Under the IAA, an arbitration agreement must meet certain requirements, namely:
- it must be evidenced in writing, i.e., recorded in any form (Section 2A);
- a party must not be under some incapacity at the time when the agreement was made (Section 31(2)(a)); and
- it must be valid under the law to which the parties subjected it to or under the law of the country where the award was made (Section 31(2)(b)).
According to Article 4 of Law nº 9.307/96, it is possible to conclude that the arbitration clause can’t be broad enough to submit the signatories to arbitration to any conflict that they be engaged, since that article provides that the arbitration clause is the convention by which the parties to a contract commit to submit to arbitration disputes which may arise in relation to this contract.
In regard to form, determines Brazilian Law that the arbitral clause must be celebrated in writing. In the case of contracts without specific formality unless the use of writing, the clause must be submitted to the general mechanisms provided in the Civil Code for the signing of contracts.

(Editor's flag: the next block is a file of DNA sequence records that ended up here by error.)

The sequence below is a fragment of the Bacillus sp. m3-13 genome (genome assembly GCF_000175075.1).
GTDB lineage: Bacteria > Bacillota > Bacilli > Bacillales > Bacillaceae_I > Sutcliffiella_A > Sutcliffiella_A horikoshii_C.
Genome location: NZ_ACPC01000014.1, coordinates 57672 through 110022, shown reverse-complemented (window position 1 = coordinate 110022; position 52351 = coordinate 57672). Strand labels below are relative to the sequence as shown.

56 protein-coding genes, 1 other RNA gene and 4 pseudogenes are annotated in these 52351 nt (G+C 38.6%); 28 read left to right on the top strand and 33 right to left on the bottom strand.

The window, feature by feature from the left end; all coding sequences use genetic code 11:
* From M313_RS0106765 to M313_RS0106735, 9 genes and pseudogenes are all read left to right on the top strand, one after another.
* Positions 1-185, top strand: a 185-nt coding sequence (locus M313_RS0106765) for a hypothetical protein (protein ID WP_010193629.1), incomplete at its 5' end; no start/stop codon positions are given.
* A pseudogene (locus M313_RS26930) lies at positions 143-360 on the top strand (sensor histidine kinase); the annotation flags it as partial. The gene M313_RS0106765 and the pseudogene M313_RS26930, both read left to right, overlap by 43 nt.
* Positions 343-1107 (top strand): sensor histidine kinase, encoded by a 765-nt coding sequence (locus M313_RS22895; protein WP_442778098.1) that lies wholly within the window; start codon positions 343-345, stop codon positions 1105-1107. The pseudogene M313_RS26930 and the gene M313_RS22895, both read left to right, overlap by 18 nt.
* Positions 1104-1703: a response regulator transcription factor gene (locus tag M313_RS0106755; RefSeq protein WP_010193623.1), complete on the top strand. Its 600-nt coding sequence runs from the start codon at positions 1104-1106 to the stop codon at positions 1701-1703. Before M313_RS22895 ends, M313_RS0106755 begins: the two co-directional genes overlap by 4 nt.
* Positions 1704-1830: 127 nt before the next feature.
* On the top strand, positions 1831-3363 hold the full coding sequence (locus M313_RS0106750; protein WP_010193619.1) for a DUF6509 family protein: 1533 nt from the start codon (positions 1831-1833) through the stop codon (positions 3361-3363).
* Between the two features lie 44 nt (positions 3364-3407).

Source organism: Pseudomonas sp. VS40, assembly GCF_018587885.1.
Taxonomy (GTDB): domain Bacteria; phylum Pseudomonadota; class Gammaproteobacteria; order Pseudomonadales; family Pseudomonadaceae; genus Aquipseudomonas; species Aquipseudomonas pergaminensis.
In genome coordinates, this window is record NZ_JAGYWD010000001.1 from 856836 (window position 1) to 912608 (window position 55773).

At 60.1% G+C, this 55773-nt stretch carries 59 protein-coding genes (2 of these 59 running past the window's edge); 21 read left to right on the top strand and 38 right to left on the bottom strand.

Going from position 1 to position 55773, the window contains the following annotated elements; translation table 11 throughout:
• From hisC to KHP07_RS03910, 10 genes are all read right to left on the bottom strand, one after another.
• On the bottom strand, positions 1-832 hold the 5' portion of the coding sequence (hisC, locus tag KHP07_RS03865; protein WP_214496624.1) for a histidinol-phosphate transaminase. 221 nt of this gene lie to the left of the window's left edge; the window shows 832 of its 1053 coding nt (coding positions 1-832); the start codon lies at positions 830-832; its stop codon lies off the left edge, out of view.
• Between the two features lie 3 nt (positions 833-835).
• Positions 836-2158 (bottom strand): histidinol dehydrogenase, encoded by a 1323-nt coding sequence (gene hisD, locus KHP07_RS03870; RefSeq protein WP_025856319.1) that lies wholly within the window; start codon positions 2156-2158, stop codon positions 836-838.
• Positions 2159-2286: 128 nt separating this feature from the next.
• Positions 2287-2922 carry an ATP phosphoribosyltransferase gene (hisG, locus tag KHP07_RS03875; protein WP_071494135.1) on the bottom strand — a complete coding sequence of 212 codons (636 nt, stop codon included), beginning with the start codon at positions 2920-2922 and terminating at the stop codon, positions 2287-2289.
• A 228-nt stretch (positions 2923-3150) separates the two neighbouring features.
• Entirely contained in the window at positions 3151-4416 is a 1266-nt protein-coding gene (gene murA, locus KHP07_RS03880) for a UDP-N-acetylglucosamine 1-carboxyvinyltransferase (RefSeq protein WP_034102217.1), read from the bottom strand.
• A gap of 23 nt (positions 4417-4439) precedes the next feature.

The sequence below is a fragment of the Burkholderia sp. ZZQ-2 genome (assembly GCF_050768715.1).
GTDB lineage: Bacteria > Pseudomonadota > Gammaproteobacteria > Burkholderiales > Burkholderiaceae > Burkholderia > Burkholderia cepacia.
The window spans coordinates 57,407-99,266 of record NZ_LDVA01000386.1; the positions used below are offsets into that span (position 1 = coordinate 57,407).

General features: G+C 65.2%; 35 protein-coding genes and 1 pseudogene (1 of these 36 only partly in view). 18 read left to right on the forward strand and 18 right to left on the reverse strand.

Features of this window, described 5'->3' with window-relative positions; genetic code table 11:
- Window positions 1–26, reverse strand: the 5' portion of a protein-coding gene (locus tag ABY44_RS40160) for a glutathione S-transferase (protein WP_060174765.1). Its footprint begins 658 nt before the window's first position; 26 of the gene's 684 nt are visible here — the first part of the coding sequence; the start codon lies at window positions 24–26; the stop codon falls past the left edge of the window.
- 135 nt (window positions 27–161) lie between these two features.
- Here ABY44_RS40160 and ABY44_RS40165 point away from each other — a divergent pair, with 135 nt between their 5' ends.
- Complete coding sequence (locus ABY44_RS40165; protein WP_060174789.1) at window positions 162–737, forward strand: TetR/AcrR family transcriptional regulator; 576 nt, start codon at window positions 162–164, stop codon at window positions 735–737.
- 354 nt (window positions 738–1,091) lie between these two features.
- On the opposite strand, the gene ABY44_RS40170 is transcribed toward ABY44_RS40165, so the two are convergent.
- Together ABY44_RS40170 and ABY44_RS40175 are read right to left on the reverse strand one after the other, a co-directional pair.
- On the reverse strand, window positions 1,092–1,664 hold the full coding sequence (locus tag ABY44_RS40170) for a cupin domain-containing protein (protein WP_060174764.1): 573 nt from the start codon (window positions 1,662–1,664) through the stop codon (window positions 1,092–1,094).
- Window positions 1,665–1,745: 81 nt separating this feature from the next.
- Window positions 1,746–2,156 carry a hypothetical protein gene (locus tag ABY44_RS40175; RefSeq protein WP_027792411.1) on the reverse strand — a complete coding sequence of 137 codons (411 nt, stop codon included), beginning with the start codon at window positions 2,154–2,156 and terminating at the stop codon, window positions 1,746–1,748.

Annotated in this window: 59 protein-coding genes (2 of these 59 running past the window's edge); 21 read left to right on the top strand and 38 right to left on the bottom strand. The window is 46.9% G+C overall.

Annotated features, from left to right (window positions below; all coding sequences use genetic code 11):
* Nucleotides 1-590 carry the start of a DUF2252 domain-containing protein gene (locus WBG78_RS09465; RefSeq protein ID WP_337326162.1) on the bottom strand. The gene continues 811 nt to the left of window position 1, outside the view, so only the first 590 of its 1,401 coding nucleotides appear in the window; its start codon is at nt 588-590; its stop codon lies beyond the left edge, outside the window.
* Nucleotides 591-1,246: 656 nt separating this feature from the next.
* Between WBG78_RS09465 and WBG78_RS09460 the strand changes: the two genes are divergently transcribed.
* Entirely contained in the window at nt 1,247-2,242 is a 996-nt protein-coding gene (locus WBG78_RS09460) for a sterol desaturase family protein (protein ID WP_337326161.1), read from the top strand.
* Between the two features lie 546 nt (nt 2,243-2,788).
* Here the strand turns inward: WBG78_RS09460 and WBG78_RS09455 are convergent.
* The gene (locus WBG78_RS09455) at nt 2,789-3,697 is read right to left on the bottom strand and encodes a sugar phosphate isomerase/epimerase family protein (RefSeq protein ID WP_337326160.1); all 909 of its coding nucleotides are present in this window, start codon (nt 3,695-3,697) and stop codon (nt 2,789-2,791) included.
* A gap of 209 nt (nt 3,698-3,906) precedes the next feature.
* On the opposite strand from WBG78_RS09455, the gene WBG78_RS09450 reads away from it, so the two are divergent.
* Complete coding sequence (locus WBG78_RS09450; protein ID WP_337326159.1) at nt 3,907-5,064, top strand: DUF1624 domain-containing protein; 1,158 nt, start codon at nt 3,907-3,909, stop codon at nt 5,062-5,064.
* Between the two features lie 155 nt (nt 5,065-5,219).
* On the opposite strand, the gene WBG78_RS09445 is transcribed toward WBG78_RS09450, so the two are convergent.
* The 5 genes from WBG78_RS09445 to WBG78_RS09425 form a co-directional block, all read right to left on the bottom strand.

The legislator set rigidly only for the compromissum (submission to arbitration), which, according to Article 9 of Law nº 9.307/96, is the agreement whereby the parties submit a dispute to arbitration by one or more persons, and it can be judicial or extrajudicial.
Also according to this Article 9, the judicial compromissum shall be signed by term in the records before the Judge or the Court where the lawsuit is proceed, and the extra-judicial compromissum shall be signed in particular writing, signed by two witnesses, or public instrument.